banana tree.


this is when i felt like i was on an episode of LOST.

while hiking i tried a lemon dulce from its tree. it looked just like a lemon and smelled like one too. i thought my friend was trying to prank me, but instead it was just pure deliciousness. it seriously tasted like lemonade in whole-fruit form.

a view from one of points of the river we hiked to.


an ancient moche lunar calendar we happened upon while hiking.


the birthday boy. eighty years young!

this guy was great. he would come up say every single word he knew in english to me in one breath. i then realized what i sounded like when i spoke spanish. but really, he was just a hoot.

i also helped with a nationwide fundraiser in my town, called teleton, where my town had a 2-day event in the central park. the schools all performed different traditional dances, with some kids performing some solo numbers. it was quite a treat! and quite an eight-hour work day!

a performance and our booth in front of the muni.

i also took a much needed break and met up with some friends for some karaoke. if you know me, this is the best form of self-therapy (after bowling of course) for me, and turns out the place we went to had tons of country! i am not just talking about pop-country, but i mean REAL country (george strait, waylon jennings)!!!! needless to say, my fellow texan and i performed plenty of country songs with a number of “yee-haw’s!” to boot. we were far from the karaoke bars favorite customers, but at least we felt a little piece of home here in peru.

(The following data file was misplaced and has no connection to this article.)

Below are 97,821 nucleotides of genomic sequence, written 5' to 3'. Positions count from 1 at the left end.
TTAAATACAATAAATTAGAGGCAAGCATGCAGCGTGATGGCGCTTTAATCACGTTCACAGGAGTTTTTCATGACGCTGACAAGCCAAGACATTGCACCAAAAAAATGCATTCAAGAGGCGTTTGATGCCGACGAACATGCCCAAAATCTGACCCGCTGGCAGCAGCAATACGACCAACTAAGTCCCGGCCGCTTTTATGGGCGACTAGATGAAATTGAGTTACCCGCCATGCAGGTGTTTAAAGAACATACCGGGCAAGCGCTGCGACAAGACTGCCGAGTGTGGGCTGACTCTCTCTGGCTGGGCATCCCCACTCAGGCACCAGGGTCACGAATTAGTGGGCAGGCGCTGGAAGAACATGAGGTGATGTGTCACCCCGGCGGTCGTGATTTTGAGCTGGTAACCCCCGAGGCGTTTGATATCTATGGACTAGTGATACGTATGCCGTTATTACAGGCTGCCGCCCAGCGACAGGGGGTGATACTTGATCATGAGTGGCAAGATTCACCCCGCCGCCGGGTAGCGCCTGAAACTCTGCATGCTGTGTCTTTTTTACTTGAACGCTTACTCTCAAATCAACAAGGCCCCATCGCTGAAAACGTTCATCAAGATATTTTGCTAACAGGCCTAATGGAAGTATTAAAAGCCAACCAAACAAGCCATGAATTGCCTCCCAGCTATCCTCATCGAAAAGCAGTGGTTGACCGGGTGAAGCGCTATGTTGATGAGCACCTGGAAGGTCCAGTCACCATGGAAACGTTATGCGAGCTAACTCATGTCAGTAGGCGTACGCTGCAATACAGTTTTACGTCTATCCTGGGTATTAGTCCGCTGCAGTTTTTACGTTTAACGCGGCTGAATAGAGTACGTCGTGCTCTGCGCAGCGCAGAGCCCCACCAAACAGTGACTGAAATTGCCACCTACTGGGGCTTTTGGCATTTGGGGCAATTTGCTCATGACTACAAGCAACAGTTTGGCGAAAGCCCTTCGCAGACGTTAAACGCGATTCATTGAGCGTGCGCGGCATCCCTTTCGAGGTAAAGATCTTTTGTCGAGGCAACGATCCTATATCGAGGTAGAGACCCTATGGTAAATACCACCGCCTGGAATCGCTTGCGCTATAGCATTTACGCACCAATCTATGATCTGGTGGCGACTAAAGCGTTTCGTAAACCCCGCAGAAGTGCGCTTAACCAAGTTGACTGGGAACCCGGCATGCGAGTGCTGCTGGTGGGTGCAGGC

as i had hoped/predicted the eighth week was much busier. the huelga with the schools lifted, so now the kids are in school six days a week to make up for the lost time. my socia at the health post is back from her month-long vacation and people in my town are finally starting to recognize the only gringa in town. i forgot to have my camera with me to prove my activities, but i was back with partnering with the health post on charlas. i did a fun self-esteem one with balloons. it was a hit.